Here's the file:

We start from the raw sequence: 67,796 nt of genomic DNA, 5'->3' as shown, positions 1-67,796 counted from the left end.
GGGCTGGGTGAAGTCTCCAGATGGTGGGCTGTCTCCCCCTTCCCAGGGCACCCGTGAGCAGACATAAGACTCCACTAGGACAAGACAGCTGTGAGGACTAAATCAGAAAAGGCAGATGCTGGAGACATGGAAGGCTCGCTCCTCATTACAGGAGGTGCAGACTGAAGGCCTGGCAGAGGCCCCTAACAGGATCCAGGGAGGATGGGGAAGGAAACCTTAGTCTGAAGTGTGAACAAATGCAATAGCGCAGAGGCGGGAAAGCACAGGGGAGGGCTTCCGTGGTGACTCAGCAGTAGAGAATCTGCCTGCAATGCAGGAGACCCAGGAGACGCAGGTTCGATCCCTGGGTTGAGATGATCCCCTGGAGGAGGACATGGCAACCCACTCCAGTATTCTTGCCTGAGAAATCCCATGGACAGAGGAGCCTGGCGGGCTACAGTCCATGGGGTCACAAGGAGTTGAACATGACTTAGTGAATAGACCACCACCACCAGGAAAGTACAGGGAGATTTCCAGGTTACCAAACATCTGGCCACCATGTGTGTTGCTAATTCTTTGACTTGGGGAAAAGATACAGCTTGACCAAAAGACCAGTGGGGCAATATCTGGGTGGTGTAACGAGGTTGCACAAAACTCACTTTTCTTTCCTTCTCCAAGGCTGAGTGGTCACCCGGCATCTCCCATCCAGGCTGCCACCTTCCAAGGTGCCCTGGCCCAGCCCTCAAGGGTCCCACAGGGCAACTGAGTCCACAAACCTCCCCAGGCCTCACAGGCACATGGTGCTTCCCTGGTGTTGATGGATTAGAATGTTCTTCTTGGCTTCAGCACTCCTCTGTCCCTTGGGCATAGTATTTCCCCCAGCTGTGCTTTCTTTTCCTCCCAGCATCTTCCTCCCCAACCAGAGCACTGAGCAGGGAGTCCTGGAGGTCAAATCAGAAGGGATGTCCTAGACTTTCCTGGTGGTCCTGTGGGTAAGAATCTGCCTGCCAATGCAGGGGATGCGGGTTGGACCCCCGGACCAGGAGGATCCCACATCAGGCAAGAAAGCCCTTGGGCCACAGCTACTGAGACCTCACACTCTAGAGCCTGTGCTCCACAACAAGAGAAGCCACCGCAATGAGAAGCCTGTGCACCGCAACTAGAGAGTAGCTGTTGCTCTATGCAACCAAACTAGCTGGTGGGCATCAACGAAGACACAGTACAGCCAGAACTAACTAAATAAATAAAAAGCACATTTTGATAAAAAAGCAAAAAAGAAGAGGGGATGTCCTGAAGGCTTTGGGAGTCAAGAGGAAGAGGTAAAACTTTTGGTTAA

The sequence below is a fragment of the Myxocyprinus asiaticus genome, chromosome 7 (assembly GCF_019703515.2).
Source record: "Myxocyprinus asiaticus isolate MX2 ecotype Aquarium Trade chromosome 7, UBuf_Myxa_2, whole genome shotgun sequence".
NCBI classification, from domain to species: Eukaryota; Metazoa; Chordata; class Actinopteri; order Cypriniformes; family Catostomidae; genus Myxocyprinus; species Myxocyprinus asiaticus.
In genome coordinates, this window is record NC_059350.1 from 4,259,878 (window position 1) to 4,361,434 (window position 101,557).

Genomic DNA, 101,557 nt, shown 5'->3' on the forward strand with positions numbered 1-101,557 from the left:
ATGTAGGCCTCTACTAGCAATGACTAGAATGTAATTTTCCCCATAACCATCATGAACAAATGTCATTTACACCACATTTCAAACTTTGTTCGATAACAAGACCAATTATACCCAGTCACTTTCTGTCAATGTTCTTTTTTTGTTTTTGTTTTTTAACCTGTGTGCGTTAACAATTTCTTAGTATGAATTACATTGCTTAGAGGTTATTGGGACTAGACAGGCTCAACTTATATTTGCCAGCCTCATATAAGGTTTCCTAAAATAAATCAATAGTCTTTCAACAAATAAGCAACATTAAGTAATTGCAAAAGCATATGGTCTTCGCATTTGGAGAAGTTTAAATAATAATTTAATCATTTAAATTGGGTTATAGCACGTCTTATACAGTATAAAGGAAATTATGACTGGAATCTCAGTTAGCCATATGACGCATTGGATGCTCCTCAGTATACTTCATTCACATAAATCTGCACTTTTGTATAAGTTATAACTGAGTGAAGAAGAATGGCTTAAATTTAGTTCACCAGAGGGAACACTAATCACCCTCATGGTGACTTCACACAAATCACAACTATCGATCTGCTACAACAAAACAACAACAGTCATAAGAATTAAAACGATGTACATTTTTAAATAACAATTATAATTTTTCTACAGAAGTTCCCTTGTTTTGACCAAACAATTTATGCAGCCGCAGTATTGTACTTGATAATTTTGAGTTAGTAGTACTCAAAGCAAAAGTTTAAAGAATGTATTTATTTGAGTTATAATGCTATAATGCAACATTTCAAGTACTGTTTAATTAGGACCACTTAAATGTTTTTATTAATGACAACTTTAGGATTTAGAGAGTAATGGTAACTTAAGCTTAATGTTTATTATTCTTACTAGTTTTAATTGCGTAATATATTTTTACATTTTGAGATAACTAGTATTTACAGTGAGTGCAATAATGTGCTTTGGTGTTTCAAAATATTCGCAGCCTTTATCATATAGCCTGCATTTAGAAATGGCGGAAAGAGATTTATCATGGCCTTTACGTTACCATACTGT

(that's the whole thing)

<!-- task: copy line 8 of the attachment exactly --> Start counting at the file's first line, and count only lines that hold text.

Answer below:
ATGTAGGCCTCTACTAGCAATGACTAGAATGTAATTTTCCCCATAACCATCATGAACAAATGTCATTTACACCACATTTCAAACTTTGTTCGATAACAAGACCAATTATACCCAGTCACTTTCTGTCAATGTTCTTTTTTTGTTTTTGTTTTTTAACCTGTGTGCGTTAACAATTTCTTAGTATGAATTACATTGCTTAGAGGTTATTGGGACTAGACAGGCTCAACTTATATTTGCCAGCCTCATATAAGGTTTCCTAAAATAAATCAATAGTCTTTCAACAAATAAGCAACATTAAGTAATTGCAAAAGCATATGGTCTTCGCATTTGGAGAAGTTTAAATAATAATTTAATCATTTAAATTGGGTTATAGCACGTCTTATACAGTATAAAGGAAATTATGACTGGAATCTCAGTTAGCCATATGACGCATTGGATGCTCCTCAGTATACTTCATTCACATAAATCTGCACTTTTGTATAAGTTATAACTGAGTGAAGAAGAATGGCTTAAATTTAGTTCACCAGAGGGAACACTAATCACCCTCATGGTGACTTCACACAAATCACAACTATCGATCTGCTACAACAAAACAACAACAGTCATAAGAATTAAAACGATGTACATTTTTAAATAACAATTATAATTTTTCTACAGAAGTTCCCTTGTTTTGACCAAACAATTTATGCAGCCGCAGTATTGTACTTGATAATTTTGAGTTAGTAGTACTCAAAGCAAAAGTTTAAAGAATGTATTTATTTGAGTTATAATGCTATAATGCAACATTTCAAGTACTGTTTAATTAGGACCACTTAAATGTTTTTATTAATGACAACTTTAGGATTTAGAGAGTAATGGTAACTTAAGCTTAATGTTTATTATTCTTACTAGTTTTAATTGCGTAATATATTTTTACATTTTGAGATAACTAGTATTTACAGTGAGTGCAATAATGTGCTTTGGTGTTTCAAAATATTCGCAGCCTTTATCATATAGCCTGCATTTAGAAATGGCGGAAAGAGATTTATCATGGCCTTTACGTTACCATACTGT